HR	HR	HR/AB		HR/AB		AR(1)
		50 AB	200 AB	50 AB		200 AB		Corrected
					
With Canseco	-0.297	-0.199	-1.28E-03	-9.39E-04	-0.449
		[0.66]	[0.35]	[1.41]		[0.93]		[0.87]
After Canseco	0.667	0.737	3.49E-04	6.28E-04	-0.204
		[1.58]	[1.34]	[0.41]		[0.65]		[0.34]
					
Observations	15,644	9,234	15,644		9,234		12,759
Players		2,885	1,717	2,885		1,717		2,265
R-squared	0.13	0.14	0.09		0.13		0.08
Absolute value of t statistics in brackets					

The coefficient on for playing with Canseco is negative and insignificant and the after Canseco coefficient is positive with a p-value of 0.12, which is above the standard (0.05) and lenient (0.1) thresholds for statistical significance. That is the best that I could get. When I up the at-bat minimum to the more appropriate 200, normalize home runs for at-bats, and both, “played with” is negative and never significant, and “after’s” p-value is never as low as it was in the specification that most-closely resembles the study. Another potential problem that I encountered was serial correlation in the data. This is sometimes difficult to detect, and it is possible that it is a problem unique to my sample. However, when I correct for the problem, both Canseco variables consistently have high insignificant p-values. So, though the authors find some evidence of an effect in the after variable in their sample, the finding appears not be all that robust.

The one thing that bothers me most about this study is that we have to interpret why the “after Canseco” variable is important, but the “during” variable is not as important. And I think the author’s story really only applies to players who are with Canseco for one season. So, I ran some regressions using players who played with Canseco for only one year.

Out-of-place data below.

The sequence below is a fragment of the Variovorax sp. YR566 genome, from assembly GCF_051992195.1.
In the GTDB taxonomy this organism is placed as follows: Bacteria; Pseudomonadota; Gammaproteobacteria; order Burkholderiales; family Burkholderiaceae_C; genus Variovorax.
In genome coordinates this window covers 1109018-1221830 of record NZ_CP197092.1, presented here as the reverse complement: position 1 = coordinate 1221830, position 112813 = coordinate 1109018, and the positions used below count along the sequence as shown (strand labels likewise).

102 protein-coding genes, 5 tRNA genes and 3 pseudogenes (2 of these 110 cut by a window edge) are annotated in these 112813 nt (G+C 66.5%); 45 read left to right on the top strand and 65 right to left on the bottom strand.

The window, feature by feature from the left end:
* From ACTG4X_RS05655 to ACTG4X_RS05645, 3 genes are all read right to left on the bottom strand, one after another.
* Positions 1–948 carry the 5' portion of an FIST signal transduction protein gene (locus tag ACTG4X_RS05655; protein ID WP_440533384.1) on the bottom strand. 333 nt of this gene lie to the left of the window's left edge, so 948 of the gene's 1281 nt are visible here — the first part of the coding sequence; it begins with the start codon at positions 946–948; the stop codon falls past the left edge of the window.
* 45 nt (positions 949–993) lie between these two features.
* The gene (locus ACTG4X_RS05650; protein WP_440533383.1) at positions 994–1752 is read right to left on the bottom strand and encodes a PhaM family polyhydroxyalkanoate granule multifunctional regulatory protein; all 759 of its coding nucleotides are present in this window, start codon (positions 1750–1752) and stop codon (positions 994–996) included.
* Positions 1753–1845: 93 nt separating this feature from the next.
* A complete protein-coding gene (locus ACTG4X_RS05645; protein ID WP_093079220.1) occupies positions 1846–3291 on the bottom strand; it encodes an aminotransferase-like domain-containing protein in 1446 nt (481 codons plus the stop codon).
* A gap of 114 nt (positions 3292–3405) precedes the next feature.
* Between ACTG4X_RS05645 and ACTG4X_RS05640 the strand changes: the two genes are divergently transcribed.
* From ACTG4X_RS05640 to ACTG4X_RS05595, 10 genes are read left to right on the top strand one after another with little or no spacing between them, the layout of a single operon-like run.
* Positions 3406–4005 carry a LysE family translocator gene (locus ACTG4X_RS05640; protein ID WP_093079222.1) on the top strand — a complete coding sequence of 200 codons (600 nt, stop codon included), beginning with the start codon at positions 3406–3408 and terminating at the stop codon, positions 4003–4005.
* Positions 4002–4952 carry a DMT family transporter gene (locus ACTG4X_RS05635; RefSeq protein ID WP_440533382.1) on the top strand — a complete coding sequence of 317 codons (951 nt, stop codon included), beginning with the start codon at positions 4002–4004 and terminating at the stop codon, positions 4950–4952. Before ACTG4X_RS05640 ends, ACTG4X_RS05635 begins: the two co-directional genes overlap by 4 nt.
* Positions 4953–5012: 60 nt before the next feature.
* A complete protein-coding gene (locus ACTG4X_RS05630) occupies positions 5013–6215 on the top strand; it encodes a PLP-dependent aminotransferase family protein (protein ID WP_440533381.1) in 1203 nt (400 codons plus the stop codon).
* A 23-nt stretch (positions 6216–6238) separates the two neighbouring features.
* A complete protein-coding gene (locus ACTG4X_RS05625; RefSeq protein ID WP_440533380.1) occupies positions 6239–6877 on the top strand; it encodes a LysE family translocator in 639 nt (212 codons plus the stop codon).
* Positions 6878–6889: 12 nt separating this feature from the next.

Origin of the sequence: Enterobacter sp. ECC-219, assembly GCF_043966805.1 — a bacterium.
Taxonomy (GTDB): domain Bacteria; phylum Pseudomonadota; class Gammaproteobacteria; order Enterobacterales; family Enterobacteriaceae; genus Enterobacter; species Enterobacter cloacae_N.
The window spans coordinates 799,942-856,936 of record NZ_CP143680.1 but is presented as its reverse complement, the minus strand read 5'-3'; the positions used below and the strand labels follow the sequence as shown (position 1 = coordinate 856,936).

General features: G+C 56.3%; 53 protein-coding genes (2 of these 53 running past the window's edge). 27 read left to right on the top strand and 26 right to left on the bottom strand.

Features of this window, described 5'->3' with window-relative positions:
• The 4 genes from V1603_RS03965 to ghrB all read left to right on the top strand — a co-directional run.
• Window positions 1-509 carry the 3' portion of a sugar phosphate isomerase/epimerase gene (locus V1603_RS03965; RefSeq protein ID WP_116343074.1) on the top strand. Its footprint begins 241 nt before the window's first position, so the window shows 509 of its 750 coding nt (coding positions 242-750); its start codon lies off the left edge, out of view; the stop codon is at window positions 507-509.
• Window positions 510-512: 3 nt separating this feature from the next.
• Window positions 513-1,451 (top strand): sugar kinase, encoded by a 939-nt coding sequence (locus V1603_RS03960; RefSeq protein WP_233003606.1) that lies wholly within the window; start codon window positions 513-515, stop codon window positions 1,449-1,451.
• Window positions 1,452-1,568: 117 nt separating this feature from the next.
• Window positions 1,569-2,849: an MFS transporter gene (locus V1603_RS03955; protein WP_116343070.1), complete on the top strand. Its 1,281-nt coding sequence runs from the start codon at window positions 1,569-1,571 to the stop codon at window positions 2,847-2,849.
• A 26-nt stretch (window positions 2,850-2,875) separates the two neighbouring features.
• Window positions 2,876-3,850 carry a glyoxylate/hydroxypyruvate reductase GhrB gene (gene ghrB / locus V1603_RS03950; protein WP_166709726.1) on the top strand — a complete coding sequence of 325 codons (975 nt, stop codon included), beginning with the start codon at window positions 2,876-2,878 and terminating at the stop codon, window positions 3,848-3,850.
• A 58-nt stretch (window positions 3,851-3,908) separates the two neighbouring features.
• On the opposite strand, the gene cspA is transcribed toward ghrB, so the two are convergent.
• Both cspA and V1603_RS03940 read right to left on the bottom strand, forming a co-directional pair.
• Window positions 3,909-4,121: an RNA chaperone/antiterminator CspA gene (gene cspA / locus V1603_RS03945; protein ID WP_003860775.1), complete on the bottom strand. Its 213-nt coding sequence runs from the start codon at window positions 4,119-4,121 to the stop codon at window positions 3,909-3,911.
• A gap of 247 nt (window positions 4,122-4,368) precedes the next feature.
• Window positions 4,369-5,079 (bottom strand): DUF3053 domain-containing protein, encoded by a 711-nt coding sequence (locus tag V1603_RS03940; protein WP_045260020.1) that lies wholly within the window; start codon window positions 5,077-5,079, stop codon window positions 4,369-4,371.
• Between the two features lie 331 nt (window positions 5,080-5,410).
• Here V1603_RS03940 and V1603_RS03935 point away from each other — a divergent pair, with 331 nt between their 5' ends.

One-year	One-year 
				10+ Career
		
With Canseco	-2.656		-3.450
		[3.02]**	[3.17]**
After Canseco	-2.562		-3.027
		[2.84]**	[2.95]**
		
Observations	1,200		940
Players		186		100
R-squared	0.18		0.23
Absolute value of t statistics in brackets		
* significant at 5%; ** significant at 1%		

The effects of during and after playing with Canseco are strongly negative, about 2.5 less homers. However, if they only played on year with him it could reflect that these players were not very good and were on their way out of the league. So, I limited the sample to players with careers of 10 or more seasons; and, the result is a decline in homers of about 3 HRs both with and after.

My point of offering this “replication” isn’t so much to say that my specifications are superior. I just want to show that the findings do not appear to be robust. To concur with the conclusions presented in the study you have to interpret the findings in a way that I do not believe is correct. Upon further examination, I believe the significant effect on home runs after playing with Canseco identified in the Gould and Kaplan study is a product of spurious correlation, and thus this tells us little about Canseco impact on disseminating steroids throughout baseball.

Why the Oswalt Deal Worked

Yesterday, the Philadelphia Phillies acquired Roy Oswalt for J.A. Happ, Anthony Gose, and Jonathan Villar from the Houston Astros. The general reaction of to the deal has been quite negative toward the return to Houston. Oswalt is an ace starter. Gose (whom the team immediately sent to Toronto for Brett Wallace) and Villar are low-minors prospects. How could Astros GM Ed Wade get so little in return?

It’s interesting that several years ago Ed Wade was on the other side of one of these supposed heists for the Phillies, acquiring Kevin Millwood for Johnny Estrada. It just so happens that the opening chapter of my book on valuing players Hot Stove Economics (forthcoming in October) is titled: “Why Johnny Estrada Is Worth Kevin Millwood: Valuing Players as Assets.” In the chapter, I explain how players so different in ability were swapped for each other without bringing stupidity into the equation. The difference was their salary requirements. While I can’t go into the details here, Millwood would receive $11 million the following year (which was way more than his expected worth), while Estrada would get less than $1 for two years of service before being traded for two relievers.